They have their own scholarships and mentoring initiative to support these goals too. The faces behind the team of Adobe Design Circle range through multiple ethnicities and have a fairly even male-female divide. This equal representation alone is inspiring. One of Adobe’s core missions is to offer youth the opportunity to learn and express themselves through creativity and technology, regardless of their economic or cultural backgrounds. With this they specifically encourage applicants of all backgrounds to apply and offer many other opportunities from mentoring to internships.
Ladies that UX
Ladies that UX are a collaborative community of women in UX aiming to “support each other, push the UX boundaries and promote female skill and talent.” It is a European-based initiative where each city involved runs slightly different events and groups decide together what they would like to get from their meetups. They assist each other with UX challenges, discuss topics, and brainstorm ideas. Ladies that UX was created in 2013 by Georgie Bottomley and Lizzie Dyson with the aim of bringing together women in the industry, offering support and creating connections around the world.
Xuntos is aiming to create the largest community of ambitious and talented individuals from under-represented groups in the technology industry. It works to nurture university students and recent graduates that are often overlooked in the tech industry by the means of educational workshops, university hubs, events and an active community. The very name “Xuntos” is a Galician word which means “together” and this is their most important factor. They want people to realise they are not alone and just because the representation isn’t there, doesn’t mean their capabilities aren’t.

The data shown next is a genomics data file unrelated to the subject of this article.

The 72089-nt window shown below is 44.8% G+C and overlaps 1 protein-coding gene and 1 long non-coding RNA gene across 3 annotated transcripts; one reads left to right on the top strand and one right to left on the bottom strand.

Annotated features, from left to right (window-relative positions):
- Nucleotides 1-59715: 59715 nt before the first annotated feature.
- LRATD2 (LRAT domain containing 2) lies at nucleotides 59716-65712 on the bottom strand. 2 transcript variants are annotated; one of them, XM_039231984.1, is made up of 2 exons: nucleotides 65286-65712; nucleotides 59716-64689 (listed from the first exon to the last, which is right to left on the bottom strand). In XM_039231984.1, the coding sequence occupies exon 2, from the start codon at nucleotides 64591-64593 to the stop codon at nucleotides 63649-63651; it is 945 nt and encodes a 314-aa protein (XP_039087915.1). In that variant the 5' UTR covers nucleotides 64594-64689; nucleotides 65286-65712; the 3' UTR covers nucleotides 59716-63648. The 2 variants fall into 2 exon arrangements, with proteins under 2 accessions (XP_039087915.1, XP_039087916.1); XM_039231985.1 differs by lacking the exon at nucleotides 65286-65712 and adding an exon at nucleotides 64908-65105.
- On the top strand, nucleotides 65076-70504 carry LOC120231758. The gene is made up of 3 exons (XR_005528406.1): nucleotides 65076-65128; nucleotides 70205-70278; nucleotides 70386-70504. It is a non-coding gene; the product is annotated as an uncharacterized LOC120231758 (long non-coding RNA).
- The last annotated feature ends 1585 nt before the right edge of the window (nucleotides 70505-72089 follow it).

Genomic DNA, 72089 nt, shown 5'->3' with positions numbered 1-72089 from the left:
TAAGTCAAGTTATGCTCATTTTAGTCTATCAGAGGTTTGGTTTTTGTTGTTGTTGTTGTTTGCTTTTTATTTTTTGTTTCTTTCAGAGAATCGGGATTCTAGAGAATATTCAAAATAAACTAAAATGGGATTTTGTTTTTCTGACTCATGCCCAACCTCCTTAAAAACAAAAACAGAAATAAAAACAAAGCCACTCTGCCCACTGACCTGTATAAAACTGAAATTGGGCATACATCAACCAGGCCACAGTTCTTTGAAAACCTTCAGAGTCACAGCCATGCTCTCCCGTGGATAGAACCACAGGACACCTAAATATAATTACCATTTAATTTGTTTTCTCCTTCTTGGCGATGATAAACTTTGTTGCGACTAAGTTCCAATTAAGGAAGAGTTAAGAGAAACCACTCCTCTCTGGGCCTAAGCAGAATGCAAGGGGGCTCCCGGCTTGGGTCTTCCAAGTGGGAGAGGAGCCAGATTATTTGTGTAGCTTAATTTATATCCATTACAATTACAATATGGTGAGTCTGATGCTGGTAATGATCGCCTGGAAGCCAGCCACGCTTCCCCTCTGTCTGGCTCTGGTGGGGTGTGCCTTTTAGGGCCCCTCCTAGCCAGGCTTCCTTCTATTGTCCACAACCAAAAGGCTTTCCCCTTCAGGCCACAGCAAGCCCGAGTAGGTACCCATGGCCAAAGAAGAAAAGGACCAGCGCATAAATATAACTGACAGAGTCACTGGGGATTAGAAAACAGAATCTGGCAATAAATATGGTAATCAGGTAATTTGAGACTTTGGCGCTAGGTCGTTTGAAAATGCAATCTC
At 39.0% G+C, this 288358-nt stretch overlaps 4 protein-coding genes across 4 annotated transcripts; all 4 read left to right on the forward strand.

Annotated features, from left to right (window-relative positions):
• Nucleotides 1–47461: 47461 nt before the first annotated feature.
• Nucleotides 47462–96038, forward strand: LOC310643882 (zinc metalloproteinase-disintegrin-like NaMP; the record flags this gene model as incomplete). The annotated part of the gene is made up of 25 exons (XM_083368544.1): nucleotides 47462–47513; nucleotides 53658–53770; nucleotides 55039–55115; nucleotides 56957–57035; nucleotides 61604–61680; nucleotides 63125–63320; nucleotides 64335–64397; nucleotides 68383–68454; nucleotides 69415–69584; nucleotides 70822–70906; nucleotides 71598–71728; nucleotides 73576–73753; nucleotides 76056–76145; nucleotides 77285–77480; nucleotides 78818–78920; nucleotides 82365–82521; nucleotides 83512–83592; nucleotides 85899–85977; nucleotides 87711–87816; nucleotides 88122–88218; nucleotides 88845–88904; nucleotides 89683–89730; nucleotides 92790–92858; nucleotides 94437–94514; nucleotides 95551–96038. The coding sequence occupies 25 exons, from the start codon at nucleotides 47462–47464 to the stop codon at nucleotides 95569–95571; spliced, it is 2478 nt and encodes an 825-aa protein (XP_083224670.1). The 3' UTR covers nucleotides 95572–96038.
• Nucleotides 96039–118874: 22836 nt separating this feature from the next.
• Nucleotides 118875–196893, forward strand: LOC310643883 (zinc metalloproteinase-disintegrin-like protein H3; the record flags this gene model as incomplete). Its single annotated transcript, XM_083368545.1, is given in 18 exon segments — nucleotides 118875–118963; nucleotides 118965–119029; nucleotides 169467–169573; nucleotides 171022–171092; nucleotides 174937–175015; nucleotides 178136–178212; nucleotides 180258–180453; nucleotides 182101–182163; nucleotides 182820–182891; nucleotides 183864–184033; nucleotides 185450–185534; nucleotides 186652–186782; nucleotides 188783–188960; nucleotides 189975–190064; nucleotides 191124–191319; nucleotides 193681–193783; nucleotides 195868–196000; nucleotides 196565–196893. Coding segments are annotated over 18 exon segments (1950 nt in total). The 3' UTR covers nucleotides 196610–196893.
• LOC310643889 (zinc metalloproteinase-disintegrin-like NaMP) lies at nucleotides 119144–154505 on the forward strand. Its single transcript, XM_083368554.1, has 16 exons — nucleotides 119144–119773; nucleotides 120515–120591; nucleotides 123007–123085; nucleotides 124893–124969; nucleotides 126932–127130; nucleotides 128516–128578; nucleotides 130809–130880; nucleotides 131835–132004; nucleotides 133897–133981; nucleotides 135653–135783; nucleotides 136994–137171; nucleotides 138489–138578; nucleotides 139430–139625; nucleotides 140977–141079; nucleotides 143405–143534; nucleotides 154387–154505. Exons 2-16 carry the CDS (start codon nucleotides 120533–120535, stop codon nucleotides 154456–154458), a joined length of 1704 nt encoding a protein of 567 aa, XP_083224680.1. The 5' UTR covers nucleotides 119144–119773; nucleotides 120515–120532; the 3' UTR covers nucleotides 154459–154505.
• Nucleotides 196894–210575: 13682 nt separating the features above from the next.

Colorintech is a non-profit organisation that was founded in 2016. It aims to close the gap and shorten the learning curve, with a strong community designed to help each other. The company was founded by Silicon Valley tech executive Dion McKenzie and ex-Googler Ashleigh Ainsley after they became frustrated at the few black individuals in the field. Since its inception 30,000 students, professionals, volunteers and tech companies have been impacted by their work, and over 450 minorities graduated from their programs in 2019 alone.
UKBlackTech are on a mission to create the most diverse tech sector in the world. Their aim is to encourage more ethnic minorities to enter the UK’s technology workforce and make an impact. To help with this, they design and implement different initiatives to help them get employed and retain employment, put on bespoke events that target aspects such as specific job roles or tech topics and promote different opportunities for members to apply to.
Witty Careers was created with the aim to support women from black and ethnic minority backgrounds in the UK and equip them with the skills to build a career in the tech industry. They run different practical skills workshops and events which in the past have included visits to a Microsoft store, Uber, and Pivotal. They open doors for communications, networking and future career prospects for those in the minority. They also have a handy range of resources designed to help you get into the career you want. From CV writing advice to industry insights, they are all free of charge.
Featured image via Unsplash.
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Author: Natasha Colyer